The final component of the IPO model, output, is typically represented by the extent to which employees achieve performance targets (Dulebohn and Hoch, 2017). However, in situations where individuals have to adapt to changing conditions, proactivity can be more important than proficient and predictable performance (Griffin et al., 2010); hence, self-motivated work behaviors as performance outputs are particularly interesting. Therefore, we use an activity-based understanding of performance indicated by service employees' work intensity.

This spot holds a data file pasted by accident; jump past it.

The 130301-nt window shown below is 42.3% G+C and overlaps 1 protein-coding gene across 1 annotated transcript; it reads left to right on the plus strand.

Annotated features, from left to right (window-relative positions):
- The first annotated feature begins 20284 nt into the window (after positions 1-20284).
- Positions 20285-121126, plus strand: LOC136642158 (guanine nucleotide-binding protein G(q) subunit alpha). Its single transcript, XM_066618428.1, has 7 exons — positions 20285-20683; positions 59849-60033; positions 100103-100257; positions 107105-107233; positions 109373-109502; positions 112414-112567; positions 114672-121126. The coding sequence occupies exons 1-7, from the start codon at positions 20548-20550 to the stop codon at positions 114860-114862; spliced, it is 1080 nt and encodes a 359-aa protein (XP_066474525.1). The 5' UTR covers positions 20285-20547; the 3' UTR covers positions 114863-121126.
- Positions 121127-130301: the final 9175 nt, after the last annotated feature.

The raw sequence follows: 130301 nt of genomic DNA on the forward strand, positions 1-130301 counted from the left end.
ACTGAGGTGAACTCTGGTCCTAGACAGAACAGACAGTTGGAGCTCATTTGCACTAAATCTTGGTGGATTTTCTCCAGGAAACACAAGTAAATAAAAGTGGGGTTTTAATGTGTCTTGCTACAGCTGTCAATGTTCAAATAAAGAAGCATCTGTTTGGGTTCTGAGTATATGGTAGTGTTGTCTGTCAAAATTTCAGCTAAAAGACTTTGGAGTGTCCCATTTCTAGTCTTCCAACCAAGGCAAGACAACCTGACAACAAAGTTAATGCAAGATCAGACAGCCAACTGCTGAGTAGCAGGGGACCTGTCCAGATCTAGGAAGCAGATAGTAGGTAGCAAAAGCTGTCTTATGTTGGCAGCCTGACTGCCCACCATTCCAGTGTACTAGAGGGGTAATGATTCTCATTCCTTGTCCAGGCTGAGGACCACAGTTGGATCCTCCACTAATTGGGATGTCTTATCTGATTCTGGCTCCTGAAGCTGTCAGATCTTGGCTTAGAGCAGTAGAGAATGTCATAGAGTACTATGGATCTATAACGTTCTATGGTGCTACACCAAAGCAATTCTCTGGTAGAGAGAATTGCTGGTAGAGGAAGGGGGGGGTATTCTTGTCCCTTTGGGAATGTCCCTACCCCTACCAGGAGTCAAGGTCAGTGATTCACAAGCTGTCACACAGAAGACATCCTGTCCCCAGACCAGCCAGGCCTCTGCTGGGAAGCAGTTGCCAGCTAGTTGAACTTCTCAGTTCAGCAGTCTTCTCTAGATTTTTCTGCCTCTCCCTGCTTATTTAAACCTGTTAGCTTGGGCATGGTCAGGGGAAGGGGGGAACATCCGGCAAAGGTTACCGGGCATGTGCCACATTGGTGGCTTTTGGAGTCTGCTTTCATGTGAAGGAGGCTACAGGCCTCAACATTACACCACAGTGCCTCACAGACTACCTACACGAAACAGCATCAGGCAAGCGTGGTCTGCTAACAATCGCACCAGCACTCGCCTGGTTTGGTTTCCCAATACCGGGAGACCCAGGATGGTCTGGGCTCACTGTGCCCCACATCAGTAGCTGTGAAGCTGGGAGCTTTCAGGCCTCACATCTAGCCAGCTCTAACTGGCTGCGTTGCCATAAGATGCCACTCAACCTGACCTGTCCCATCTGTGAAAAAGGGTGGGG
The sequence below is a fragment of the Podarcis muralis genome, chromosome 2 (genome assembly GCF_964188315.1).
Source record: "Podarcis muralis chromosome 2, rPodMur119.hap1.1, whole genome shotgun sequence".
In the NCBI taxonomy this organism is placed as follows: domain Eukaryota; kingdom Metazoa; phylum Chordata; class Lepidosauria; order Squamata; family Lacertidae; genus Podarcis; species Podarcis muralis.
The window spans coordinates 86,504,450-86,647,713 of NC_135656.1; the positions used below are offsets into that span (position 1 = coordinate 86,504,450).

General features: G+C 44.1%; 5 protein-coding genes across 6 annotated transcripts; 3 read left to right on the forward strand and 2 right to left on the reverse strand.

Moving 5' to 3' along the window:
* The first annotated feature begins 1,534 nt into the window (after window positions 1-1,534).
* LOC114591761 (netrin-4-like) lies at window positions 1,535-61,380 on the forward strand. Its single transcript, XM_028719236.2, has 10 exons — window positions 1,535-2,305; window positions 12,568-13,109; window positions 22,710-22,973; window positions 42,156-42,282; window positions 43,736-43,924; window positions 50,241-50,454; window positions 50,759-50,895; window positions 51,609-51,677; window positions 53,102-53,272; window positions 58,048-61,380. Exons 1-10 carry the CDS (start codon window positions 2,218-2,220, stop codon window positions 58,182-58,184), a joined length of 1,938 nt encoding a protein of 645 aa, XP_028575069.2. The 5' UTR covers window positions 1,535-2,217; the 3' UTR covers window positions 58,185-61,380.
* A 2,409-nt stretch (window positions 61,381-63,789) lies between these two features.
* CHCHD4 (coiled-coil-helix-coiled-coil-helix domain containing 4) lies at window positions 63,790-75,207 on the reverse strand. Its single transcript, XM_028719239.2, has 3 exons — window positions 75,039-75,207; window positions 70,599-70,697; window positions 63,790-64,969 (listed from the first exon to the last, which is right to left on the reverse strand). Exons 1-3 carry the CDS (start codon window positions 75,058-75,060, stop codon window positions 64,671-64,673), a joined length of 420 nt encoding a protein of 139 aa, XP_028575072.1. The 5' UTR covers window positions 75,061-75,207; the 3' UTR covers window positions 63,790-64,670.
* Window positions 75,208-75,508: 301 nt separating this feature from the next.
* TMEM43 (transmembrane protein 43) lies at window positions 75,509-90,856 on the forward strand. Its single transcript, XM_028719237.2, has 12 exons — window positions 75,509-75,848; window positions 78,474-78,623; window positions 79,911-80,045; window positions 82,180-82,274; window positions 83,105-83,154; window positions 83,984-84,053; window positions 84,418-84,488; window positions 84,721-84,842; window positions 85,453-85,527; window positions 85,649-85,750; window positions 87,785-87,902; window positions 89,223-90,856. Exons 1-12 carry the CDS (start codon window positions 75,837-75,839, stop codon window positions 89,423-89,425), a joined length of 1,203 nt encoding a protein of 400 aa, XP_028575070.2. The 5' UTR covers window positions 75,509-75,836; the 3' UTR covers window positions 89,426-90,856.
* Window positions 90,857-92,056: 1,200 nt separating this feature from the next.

Task- and relation-oriented leadership behaviors are considered appropriate to enhance individual as well as team outcome variables in virtual work environments (Liao, 2017). Nevertheless, leaders face the challenge of influencing and motivating geographically dispersed employees (Cascio and Montealegre, 2016). Hence, to enable flexibility, leaders in a virtual work environment should focus specifically on enhancing the self-management abilities of their employees (Carte et al., 2006). Further, in a virtual work environment coordinating employees synchronically in already challenging conditions is bound to be exacerbated because of employees' varying working times, caused, e.g. by homeschooling tasks or the absence of childcare, as is evident during the COVID-19 crisis. Employees can lack clarity in their tasks and the means of accomplishing them (Liao, 2017). Therefore, leaders should step in to manage the virtual team because they know the goals, resources, and processes of the entire team best (Liao, 2017). The different challenges associated with the virtual context, particularly in times of crisis, require leaders to simultaneously exhibit task- and relation-oriented leadership behaviors (e.g. structuring tasks and enabling employees). Hence, referring to the Digital Leadership Framework (Weber et al., 2019), we focus on enabling leadership behavior (ELB) as a relation-oriented leadership behavior and on managing leadership behavior (MLB) as a task-oriented leadership behavior (see Figure 2).